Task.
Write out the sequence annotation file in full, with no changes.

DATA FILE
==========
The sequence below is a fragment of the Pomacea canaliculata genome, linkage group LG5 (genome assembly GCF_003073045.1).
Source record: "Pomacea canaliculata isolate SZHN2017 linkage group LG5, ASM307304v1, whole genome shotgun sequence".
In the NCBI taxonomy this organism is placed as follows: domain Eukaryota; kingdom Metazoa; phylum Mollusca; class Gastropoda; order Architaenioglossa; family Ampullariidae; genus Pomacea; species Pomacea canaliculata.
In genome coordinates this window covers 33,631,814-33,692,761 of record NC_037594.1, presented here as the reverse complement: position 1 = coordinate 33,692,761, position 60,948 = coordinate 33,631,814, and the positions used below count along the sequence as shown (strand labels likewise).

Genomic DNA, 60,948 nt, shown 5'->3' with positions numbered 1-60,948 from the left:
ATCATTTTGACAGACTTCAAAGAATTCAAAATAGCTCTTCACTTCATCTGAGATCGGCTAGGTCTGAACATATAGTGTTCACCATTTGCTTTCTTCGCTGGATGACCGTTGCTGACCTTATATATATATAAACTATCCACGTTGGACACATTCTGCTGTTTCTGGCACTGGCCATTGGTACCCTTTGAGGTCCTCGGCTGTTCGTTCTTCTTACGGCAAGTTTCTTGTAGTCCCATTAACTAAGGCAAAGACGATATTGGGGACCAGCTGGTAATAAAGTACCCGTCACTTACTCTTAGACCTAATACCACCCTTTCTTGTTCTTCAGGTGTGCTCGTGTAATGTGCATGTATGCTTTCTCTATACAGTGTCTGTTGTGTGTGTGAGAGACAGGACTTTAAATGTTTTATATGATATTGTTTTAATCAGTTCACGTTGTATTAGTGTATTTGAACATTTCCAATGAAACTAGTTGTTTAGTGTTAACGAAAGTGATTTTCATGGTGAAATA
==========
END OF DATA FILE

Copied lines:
The sequence below is a fragment of the Pomacea canaliculata genome, linkage group LG5 (genome assembly GCF_003073045.1).
Source record: "Pomacea canaliculata isolate SZHN2017 linkage group LG5, ASM307304v1, whole genome shotgun sequence".
In the NCBI taxonomy this organism is placed as follows: domain Eukaryota; kingdom Metazoa; phylum Mollusca; class Gastropoda; order Architaenioglossa; family Ampullariidae; genus Pomacea; species Pomacea canaliculata.
In genome coordinates this window covers 33,631,814-33,692,761 of record NC_037594.1, presented here as the reverse complement: position 1 = coordinate 33,692,761, position 60,948 = coordinate 33,631,814, and the positions used below count along the sequence as shown (strand labels likewise).

Genomic DNA, 60,948 nt, shown 5'->3' with positions numbered 1-60,948 from the left:
ATCATTTTGACAGACTTCAAAGAATTCAAAATAGCTCTTCACTTCATCTGAGATCGGCTAGGTCTGAACATATAGTGTTCACCATTTGCTTTCTTCGCTGGATGACCGTTGCTGACCTTATATATATATAAACTATCCACGTTGGACACATTCTGCTGTTTCTGGCACTGGCCATTGGTACCCTTTGAGGTCCTCGGCTGTTCGTTCTTCTTACGGCAAGTTTCTTGTAGTCCCATTAACTAAGGCAAAGACGATATTGGGGACCAGCTGGTAATAAAGTACCCGTCACTTACTCTTAGACCTAATACCACCCTTTCTTGTTCTTCAGGTGTGCTCGTGTAATGTGCATGTATGCTTTCTCTATACAGTGTCTGTTGTGTGTGTGAGAGACAGGACTTTAAATGTTTTATATGATATTGTTTTAATCAGTTCACGTTGTATTAGTGTATTTGAACATTTCCAATGAAACTAGTTGTTTAGTGTTAACGAAAGTGATTTTCATGGTGAAATA